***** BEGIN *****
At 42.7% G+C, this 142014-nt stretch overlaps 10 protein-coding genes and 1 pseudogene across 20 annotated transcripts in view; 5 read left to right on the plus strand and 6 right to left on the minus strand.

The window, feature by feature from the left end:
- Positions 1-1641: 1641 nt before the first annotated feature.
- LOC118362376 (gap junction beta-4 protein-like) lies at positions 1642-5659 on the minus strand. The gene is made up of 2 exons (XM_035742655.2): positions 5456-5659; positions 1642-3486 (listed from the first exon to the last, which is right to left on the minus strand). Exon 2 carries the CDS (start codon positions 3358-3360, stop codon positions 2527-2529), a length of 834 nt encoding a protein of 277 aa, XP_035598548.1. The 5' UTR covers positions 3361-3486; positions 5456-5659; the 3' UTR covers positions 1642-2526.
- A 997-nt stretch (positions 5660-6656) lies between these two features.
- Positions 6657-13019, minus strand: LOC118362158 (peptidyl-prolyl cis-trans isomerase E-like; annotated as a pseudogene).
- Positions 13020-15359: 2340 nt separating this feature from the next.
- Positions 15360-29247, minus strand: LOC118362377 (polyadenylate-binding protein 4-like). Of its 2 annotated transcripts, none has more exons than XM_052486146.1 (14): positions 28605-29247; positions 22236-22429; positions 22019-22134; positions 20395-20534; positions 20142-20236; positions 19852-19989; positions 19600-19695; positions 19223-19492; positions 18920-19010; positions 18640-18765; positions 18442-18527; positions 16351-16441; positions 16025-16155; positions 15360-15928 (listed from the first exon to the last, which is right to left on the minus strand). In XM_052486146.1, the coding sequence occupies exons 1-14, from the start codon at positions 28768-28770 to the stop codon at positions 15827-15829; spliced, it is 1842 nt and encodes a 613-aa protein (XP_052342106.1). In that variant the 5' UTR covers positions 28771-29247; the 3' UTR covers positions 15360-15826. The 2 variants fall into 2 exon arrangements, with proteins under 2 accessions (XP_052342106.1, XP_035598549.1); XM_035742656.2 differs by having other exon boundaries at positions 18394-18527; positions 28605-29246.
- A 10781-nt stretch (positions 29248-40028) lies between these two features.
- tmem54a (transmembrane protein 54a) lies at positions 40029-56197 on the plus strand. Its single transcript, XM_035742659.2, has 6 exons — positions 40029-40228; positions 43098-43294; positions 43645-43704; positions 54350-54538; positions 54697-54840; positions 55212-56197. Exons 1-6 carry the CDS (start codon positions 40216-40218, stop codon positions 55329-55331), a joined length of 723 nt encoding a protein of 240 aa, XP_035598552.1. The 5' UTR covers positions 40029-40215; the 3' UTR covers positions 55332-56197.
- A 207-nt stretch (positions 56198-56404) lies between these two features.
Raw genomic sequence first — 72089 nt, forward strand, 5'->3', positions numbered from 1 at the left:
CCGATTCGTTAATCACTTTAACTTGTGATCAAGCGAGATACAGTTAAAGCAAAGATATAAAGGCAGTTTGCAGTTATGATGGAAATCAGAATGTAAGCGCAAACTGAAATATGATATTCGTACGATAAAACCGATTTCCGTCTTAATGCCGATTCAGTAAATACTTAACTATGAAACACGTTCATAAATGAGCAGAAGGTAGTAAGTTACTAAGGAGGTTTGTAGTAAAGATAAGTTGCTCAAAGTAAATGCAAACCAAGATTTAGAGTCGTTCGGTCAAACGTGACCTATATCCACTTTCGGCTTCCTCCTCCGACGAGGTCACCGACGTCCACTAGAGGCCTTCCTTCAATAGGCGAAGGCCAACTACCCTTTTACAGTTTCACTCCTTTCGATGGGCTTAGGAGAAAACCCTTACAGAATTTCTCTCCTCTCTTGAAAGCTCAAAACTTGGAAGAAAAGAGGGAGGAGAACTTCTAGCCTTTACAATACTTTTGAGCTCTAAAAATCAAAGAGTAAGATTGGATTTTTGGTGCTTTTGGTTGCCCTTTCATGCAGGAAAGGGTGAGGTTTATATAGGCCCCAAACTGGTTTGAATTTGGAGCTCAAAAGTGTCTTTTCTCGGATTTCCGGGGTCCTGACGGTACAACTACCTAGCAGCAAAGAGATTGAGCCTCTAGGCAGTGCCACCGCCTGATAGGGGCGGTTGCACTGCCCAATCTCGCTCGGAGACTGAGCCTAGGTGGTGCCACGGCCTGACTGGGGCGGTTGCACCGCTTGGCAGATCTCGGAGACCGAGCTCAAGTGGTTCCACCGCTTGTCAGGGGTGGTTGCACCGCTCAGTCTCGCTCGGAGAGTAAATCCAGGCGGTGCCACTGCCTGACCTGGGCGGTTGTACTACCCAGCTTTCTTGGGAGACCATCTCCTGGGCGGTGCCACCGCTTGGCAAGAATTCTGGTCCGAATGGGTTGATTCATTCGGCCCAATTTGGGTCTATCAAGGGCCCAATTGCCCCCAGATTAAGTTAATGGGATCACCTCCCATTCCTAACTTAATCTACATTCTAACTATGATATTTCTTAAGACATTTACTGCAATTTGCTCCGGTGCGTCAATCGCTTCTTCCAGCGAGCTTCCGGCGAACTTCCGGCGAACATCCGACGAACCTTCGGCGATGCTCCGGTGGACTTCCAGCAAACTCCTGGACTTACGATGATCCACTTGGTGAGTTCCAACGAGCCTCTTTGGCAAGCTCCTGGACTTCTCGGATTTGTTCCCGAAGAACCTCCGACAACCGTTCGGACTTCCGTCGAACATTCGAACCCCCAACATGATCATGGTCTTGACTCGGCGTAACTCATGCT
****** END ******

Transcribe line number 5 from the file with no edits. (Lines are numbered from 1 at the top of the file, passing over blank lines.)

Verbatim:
- A 997-nt stretch (positions 5660-6656) lies between these two features.